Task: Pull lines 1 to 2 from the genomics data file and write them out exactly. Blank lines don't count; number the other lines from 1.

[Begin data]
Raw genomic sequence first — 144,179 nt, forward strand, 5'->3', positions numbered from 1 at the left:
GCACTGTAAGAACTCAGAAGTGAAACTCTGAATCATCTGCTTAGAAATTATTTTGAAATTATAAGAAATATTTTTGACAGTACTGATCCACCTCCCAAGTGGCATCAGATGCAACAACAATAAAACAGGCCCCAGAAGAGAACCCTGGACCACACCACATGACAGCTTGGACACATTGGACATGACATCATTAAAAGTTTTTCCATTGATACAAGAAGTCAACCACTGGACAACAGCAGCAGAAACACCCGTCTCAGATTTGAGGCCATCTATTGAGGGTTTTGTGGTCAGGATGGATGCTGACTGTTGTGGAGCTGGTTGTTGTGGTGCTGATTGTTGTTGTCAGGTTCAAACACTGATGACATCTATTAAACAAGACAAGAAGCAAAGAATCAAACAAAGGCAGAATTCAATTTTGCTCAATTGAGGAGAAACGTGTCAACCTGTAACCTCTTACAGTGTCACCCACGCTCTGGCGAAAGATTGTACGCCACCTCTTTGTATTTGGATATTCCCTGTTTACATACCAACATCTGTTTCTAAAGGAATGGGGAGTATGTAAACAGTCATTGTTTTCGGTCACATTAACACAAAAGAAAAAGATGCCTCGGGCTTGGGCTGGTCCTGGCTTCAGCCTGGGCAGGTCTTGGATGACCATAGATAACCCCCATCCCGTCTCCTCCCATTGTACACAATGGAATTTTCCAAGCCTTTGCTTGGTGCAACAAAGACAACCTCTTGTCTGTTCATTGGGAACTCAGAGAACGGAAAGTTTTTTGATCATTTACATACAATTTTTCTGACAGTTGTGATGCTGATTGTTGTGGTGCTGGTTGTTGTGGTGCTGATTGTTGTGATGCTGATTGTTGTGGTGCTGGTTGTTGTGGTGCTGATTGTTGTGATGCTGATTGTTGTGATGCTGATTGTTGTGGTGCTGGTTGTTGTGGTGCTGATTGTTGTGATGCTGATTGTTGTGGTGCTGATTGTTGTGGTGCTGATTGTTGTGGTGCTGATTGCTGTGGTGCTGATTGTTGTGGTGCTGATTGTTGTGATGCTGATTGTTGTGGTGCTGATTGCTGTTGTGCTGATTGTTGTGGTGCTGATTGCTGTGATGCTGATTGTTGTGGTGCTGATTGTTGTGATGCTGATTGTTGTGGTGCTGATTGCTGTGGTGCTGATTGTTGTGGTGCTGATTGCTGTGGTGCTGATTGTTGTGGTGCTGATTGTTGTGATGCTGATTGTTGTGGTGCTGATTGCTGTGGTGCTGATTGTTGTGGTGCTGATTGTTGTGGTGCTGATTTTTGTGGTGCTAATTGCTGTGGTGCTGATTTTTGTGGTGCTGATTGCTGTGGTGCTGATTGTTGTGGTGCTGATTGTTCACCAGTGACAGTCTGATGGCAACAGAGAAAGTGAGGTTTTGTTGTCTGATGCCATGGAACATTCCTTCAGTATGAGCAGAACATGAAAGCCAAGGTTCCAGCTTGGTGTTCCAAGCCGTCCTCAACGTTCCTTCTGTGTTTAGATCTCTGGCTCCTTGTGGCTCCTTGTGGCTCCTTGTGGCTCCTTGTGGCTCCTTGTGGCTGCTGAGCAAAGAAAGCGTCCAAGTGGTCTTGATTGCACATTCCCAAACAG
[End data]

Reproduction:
Raw genomic sequence first — 144,179 nt, forward strand, 5'->3', positions numbered from 1 at the left:
GCACTGTAAGAACTCAGAAGTGAAACTCTGAATCATCTGCTTAGAAATTATTTTGAAATTATAAGAAATATTTTTGACAGTACTGATCCACCTCCCAAGTGGCATCAGATGCAACAACAATAAAACAGGCCCCAGAAGAGAACCCTGGACCACACCACATGACAGCTTGGACACATTGGACATGACATCATTAAAAGTTTTTCCATTGATACAAGAAGTCAACCACTGGACAACAGCAGCAGAAACACCCGTCTCAGATTTGAGGCCATCTATTGAGGGTTTTGTGGTCAGGATGGATGCTGACTGTTGTGGAGCTGGTTGTTGTGGTGCTGATTGTTGTTGTCAGGTTCAAACACTGATGACATCTATTAAACAAGACAAGAAGCAAAGAATCAAACAAAGGCAGAATTCAATTTTGCTCAATTGAGGAGAAACGTGTCAACCTGTAACCTCTTACAGTGTCACCCACGCTCTGGCGAAAGATTGTACGCCACCTCTTTGTATTTGGATATTCCCTGTTTACATACCAACATCTGTTTCTAAAGGAATGGGGAGTATGTAAACAGTCATTGTTTTCGGTCACATTAACACAAAAGAAAAAGATGCCTCGGGCTTGGGCTGGTCCTGGCTTCAGCCTGGGCAGGTCTTGGATGACCATAGATAACCCCCATCCCGTCTCCTCCCATTGTACACAATGGAATTTTCCAAGCCTTTGCTTGGTGCAACAAAGACAACCTCTTGTCTGTTCATTGGGAACTCAGAGAACGGAAAGTTTTTTGATCATTTACATACAATTTTTCTGACAGTTGTGATGCTGATTGTTGTGGTGCTGGTTGTTGTGGTGCTGATTGTTGTGATGCTGATTGTTGTGGTGCTGGTTGTTGTGGTGCTGATTGTTGTGATGCTGATTGTTGTGATGCTGATTGTTGTGGTGCTGGTTGTTGTGGTGCTGATTGTTGTGATGCTGATTGTTGTGGTGCTGATTGTTGTGGTGCTGATTGTTGTGGTGCTGATTGCTGTGGTGCTGATTGTTGTGGTGCTGATTGTTGTGATGCTGATTGTTGTGGTGCTGATTGCTGTTGTGCTGATTGTTGTGGTGCTGATTGCTGTGATGCTGATTGTTGTGGTGCTGATTGTTGTGATGCTGATTGTTGTGGTGCTGATTGCTGTGGTGCTGATTGTTGTGGTGCTGATTGCTGTGGTGCTGATTGTTGTGGTGCTGATTGTTGTGATGCTGATTGTTGTGGTGCTGATTGCTGTGGTGCTGATTGTTGTGGTGCTGATTGTTGTGGTGCTGATTTTTGTGGTGCTAATTGCTGTGGTGCTGATTTTTGTGGTGCTGATTGCTGTGGTGCTGATTGTTGTGGTGCTGATTGTTCACCAGTGACAGTCTGATGGCAACAGAGAAAGTGAGGTTTTGTTGTCTGATGCCATGGAACATTCCTTCAGTATGAGCAGAACATGAAAGCCAAGGTTCCAGCTTGGTGTTCCAAGCCGTCCTCAACGTTCCTTCTGTGTTTAGATCTCTGGCTCCTTGTGGCTCCTTGTGGCTCCTTGTGGCTCCTTGTGGCTCCTTGTGGCTGCTGAGCAAAGAAAGCGTCCAAGTGGTCTTGATTGCACATTCCCAAACAG